This project page in other languages:
- 1 Related ideas
- 2 Rationale
- 3 Vandalism
- 4 New uploads
- 5 See also
Existing policies and ideas relating to this:
- COM:Project scope: the aim of Wikimedia Commons is to provide media realistically useful for an educational purpose
- Commons is not censored: a depiction of human nudity is not in itself a reason for deletion
- COM:NOTHOST: Commons is not your personal free web host
- COM:PORN: Commons is not an amateur porn site
- Commons:Photographs of identifiable people: a subject's consent is needed for identifiable photographs taken in a private place
Rejected guideline (Commons:Sexual content)
- Commons:Sexual content, a draft proposal including a series of suggestions for how Wikimedia Commons might handle sexual content, was rejected in December of 2008 by consensus decision. In 2010, the guideline was revised and reproposed to the Commons community but was again rejected, with no consensus reached.
It is felt that a guideline is needed, because at the moment there are no guidelines or policies as to what the acceptable bounds of content should be at Commons. Images depicting male nudity are regularly nominated for deletion at Commons:Deletion requests and the Commons is not censored policy is often cited as a defense. However it must be asked if allowing any content whatsoever (within the bounds of the law) is really serving the Wikimedia projects' aims. This guideline aims to define a reasonable bound for administrators and other users; to serve as a guide in deciding what should be kept and what may be deleted.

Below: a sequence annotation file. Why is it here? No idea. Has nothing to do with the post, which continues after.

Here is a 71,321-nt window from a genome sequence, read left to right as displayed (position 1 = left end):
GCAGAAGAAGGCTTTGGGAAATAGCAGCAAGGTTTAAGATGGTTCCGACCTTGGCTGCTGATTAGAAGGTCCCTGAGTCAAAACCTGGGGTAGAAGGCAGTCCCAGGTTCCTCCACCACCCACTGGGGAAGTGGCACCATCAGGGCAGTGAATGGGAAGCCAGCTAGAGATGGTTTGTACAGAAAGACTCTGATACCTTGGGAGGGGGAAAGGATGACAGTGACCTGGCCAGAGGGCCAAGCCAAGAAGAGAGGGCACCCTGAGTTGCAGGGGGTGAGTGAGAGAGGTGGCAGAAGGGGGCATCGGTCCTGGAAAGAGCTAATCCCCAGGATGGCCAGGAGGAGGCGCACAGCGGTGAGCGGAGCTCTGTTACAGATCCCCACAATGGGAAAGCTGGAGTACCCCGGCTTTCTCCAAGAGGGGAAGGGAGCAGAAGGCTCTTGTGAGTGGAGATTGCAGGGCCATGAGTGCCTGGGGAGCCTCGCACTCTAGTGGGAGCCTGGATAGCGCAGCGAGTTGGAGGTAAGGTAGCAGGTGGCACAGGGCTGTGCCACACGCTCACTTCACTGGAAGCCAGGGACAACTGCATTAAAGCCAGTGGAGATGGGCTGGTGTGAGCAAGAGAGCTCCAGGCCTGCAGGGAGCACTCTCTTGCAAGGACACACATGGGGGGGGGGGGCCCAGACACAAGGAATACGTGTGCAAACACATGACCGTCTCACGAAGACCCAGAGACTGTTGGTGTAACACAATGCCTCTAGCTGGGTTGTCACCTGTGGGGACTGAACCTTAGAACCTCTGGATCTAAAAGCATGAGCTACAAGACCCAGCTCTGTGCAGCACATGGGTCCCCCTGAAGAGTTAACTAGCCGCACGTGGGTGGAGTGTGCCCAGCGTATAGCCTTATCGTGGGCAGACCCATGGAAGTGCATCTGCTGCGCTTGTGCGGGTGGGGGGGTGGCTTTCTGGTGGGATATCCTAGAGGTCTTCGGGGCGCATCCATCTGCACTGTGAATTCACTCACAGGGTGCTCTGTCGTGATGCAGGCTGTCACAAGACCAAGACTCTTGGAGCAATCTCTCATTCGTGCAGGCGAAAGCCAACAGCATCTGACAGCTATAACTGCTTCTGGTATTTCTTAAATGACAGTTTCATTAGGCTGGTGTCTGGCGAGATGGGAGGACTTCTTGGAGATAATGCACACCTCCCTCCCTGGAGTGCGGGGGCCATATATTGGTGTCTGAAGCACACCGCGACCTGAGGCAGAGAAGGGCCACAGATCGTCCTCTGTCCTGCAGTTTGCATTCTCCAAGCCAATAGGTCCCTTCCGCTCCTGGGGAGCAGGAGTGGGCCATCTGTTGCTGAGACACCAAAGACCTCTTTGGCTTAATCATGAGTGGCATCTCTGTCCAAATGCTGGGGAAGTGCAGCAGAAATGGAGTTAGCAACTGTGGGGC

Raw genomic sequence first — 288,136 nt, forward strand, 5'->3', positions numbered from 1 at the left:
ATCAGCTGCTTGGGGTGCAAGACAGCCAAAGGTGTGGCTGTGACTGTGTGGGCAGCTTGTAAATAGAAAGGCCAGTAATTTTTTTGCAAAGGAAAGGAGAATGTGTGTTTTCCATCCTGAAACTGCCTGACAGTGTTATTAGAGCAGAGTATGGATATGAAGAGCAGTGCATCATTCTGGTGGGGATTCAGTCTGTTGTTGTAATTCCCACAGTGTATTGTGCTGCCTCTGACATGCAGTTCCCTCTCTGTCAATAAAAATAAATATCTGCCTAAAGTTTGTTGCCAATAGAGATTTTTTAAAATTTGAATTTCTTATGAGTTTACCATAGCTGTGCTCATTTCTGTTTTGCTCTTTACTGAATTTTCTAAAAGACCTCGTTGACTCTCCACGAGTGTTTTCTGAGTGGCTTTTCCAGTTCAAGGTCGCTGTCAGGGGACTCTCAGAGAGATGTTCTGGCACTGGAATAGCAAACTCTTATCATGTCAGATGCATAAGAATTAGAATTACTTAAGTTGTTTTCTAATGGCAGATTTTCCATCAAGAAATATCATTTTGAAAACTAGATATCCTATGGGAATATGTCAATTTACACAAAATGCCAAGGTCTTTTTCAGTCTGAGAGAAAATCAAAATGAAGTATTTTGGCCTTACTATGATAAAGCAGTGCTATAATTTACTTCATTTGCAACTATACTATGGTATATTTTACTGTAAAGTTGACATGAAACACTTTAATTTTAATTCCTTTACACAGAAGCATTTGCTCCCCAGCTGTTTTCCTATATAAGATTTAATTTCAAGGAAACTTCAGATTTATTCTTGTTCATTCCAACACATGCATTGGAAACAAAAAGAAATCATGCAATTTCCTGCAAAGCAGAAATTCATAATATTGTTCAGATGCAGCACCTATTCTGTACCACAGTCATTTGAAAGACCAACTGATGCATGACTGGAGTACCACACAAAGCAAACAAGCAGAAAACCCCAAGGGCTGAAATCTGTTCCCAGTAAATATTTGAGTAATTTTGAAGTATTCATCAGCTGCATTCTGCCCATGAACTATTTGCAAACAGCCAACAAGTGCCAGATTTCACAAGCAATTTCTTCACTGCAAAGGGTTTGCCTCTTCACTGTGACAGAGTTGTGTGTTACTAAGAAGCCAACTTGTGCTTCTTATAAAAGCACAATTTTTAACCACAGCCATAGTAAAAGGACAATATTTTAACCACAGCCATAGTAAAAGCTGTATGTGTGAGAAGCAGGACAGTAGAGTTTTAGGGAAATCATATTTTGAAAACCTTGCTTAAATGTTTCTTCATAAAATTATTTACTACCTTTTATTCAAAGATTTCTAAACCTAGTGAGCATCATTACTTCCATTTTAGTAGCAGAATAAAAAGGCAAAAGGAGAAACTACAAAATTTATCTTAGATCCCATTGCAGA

- Any image that appears to be uploaded solely for the purpose of vandalism may be speedily deleted. Typically the uploader will be a new user with a low edit count and other users from local projects will come to Commons to request the image's deletion.
- Any image can be used to vandalize pages, although ones with nudity have more shock value. Images should not be deleted simply because they are being used for vandalism, only when they fail to meet established policy or guidelines.
Very similar to, and no better than, existing images
New images of low resolution or poor quality, which provide little descriptive information, of a subject we already have images of, may be nominated for deletion, citing appropriate rationale(s). Such images are of limited value as media for categories related to human anatomy and stages of development.
An image of decent quality which does provide additional useful information, e.g. about the background and age of the individual, or relevant vital statistics, might indeed be useful. Likewise, an image that is sufficiently different from existing files should generally be kept. A new image of decent quality may mean that a similar poor image can be deleted. (But this is in no way restricted to files containing nudity or sexual content; anything of poor quality may be deleted in favor of higher-quality replacements.)
Significantly different from existing images
If a file depicts some phenomenon or circumstance which we do not already have representations of (for example, diseases or body modifications) then it should be kept, as it adds to the educational content of Commons. Wikimedia Commons should have media depicting human anatomy in all its variety and diversity.
Images better than existing images
If a new image depicts something we already have an image of, but in a better way, the older image may be considered for deletion.
- Prefer higher resolution images over lower resolution images
- Prefer focused images over unfocused and blurry images
- Prefer images showing context (for example, the full male body) over images only showing a "groin shot"
- Prefer non-confrontational framing (e.g. side-on) over "shocking" close-up shots (such images are more likely to be used in vandalism attacks for this reason)
These preferences should help Commons build a higher quality database that adheres more closely to its educational aims.
- Template:2257 — tracking template which categorizes files (and warns content reusers) of content which may fall under 18 USC 2257